Thursday, February 20, 2014

Writing tools #7

Today, I want to talk about the greatest editing tool ever! The red pen! Any old red pen will do, but a great red pen with the right weight will make your edits come to life because you will stop thinking about what you are writing and focus on 'stabbing' your work until it bleeds to death and is reborn as a better piece of writing.

This is the most recent chapter I've been editing for PAINTING. I'm updating a chapter a week for my critiquing partners while I go through BURNING's second draft (Which has like twice as much red lol).

First of all, let's start with the pen itself. I use the Coupe, clicking ballpoint pen made by Pilot. This pen has a really good weight, has cheap ink refills that come in every color (including red!!!) and has a good thickness to wrap your fingers around for long hours of editing. The grip itself is so so, but it's the weakest part of the pen (if you like grips that is, and I don't). For that, you can just buy one of those slide on grips and put it on yourself. The pen ran me about eleven US dollars over here in Japan (1,100 yen) and should be about the same in the US or whatever country you live in. I like clicking pens, but this model does have a cap version.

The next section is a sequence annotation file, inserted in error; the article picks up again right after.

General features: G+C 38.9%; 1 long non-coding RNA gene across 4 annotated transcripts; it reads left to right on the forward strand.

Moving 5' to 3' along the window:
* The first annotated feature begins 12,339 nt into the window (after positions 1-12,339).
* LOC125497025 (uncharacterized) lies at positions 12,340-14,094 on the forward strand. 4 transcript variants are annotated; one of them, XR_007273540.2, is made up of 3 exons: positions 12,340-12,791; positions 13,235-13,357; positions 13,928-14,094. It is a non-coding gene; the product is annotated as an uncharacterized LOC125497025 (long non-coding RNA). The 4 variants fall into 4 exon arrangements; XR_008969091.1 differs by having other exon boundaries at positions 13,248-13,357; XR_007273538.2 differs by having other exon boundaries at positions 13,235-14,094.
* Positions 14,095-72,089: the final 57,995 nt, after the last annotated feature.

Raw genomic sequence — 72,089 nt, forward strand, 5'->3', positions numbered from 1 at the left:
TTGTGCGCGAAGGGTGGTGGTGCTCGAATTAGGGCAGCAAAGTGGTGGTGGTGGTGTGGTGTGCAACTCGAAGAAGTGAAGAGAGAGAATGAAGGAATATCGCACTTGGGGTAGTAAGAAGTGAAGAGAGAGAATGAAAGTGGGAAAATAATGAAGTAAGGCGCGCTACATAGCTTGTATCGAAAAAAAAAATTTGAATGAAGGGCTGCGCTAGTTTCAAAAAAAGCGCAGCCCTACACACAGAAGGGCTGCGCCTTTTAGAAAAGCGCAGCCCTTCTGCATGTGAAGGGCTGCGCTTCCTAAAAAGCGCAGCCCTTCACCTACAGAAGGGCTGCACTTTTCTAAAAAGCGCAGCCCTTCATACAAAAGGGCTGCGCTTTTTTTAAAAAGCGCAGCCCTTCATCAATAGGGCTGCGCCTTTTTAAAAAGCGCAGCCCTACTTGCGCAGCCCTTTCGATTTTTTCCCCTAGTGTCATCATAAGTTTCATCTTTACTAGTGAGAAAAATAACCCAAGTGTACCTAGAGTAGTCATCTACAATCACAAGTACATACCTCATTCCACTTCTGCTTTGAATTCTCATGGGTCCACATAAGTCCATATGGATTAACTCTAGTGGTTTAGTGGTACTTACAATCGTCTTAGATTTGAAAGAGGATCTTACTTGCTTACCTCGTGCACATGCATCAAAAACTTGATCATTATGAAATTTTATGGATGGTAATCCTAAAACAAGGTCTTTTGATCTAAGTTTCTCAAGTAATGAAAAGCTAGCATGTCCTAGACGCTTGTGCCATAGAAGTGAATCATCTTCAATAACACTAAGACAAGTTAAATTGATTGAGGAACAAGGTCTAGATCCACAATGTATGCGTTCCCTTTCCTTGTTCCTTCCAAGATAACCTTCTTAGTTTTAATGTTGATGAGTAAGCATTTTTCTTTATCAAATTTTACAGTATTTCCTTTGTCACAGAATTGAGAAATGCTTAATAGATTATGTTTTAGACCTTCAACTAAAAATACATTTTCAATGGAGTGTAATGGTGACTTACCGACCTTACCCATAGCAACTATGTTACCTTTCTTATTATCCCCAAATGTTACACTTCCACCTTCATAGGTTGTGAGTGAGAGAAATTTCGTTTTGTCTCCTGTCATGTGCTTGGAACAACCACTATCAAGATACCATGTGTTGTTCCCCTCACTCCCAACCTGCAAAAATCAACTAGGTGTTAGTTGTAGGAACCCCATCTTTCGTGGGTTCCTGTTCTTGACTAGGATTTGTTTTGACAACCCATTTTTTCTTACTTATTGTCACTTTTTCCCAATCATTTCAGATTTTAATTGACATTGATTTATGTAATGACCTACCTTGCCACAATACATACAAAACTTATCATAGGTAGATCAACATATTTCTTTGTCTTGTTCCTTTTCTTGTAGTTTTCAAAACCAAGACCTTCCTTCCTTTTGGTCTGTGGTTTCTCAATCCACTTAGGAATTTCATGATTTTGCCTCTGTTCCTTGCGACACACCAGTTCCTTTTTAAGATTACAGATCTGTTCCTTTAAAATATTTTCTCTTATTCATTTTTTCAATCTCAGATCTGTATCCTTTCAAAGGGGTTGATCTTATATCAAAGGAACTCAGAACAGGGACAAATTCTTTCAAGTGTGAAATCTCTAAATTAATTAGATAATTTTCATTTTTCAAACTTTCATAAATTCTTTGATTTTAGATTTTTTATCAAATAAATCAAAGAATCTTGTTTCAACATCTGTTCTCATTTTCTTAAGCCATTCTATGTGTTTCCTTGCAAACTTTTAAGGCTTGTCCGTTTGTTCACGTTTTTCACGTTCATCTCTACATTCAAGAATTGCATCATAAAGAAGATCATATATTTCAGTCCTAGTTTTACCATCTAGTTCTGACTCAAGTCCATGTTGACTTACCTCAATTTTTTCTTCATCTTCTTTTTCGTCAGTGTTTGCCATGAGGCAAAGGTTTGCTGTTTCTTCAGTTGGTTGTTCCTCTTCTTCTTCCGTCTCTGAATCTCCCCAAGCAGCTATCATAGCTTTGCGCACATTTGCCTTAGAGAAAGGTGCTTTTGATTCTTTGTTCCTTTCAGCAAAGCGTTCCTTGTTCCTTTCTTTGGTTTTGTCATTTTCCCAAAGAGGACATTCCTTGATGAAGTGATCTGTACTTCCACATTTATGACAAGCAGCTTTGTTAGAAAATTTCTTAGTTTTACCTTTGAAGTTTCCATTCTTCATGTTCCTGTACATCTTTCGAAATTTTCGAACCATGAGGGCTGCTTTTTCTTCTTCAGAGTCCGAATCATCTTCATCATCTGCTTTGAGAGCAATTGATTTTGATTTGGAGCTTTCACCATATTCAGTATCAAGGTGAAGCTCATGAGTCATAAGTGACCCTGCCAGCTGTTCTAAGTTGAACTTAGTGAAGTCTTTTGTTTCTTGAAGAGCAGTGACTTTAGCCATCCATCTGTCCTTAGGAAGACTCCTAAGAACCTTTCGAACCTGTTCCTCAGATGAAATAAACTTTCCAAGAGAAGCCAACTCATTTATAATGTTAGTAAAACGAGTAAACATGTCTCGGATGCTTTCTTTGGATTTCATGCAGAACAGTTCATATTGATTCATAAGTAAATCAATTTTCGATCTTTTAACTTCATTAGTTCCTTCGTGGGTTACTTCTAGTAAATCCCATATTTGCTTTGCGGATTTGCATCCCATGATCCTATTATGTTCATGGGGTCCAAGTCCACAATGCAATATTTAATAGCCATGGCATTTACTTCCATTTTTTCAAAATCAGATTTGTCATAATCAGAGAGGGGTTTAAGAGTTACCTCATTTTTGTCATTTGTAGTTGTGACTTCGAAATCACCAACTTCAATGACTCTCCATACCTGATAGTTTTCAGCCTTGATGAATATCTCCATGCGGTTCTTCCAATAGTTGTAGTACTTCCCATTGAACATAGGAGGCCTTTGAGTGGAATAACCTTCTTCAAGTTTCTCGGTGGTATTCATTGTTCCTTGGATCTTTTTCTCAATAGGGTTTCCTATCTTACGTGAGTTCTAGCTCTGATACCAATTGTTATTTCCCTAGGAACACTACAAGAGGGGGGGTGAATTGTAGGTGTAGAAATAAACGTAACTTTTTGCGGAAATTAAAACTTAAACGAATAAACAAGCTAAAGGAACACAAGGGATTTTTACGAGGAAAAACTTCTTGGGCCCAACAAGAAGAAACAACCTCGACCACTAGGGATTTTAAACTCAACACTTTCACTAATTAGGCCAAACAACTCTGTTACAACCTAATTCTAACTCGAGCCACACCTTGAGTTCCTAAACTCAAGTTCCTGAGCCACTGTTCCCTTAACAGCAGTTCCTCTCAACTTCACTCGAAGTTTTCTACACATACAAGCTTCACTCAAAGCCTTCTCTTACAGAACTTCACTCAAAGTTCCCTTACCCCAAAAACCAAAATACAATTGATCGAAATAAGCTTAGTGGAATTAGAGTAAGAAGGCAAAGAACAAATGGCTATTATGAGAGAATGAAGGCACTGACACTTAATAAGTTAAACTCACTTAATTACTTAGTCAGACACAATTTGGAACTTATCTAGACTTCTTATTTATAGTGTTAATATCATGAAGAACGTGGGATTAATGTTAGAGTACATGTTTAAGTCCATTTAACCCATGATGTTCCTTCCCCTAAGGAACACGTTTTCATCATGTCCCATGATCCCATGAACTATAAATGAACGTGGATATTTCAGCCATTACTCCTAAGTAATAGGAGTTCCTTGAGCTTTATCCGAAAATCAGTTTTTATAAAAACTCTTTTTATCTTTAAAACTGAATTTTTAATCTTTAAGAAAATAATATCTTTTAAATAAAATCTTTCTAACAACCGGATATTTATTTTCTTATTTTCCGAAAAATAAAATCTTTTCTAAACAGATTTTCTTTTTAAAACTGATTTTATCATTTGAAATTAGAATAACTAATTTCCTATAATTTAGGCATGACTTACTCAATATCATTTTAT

Now, why red? Well, red is seen as the standard, so what's new about using red? Why not green like some people suggest, so I can think about money? Money may be good for a later draft, but what your work really needs is blood. Not money. You need to make your characters, world and story bleed. You need to stab every chapter, every paragraph, every sentence and every word until you have cut the life from it, and it has no choice but to die. Because a story can only be reborn if it has died first. And, while there are creative ways to kill things with money, it just isn't as effective as a blade. Red is also much easier (Unless you are red-color blind) to see on the paper when typing your edits up than green, blue, etc.

For the writing out edit, there are several ways to do it.

Personally, I like to print the entire second draft in Times New Roman and work from there. After having a few people look over key points of the second draft, I take notes and make a few changes.

Then I like to change the font to Garamond and print the entire novel for the third draft.

Once the third draft is finished, the piece needs to set for at least 2 or 3 months. As a writer, this should be the easy part! We are all super busy, so get to work on your next project, an older project or visit those people who keep distributing you. I think they're called your family and friends.

After that, you print it out in Times once again, do a fourth draft and let readers go all the way through it. I correct each chapter by chapter as the readers make their way through it and once they're done, I print out a final draft and start to do my final blow, trimming down every word I can.

I use a red pen all the way through five drafts. I like the blood and using a pen instead of a real knife makes the cleanup much easier.

Anyway, I hope this helps your writing process improve.

Thanks for reading,

Next: Sample Scene

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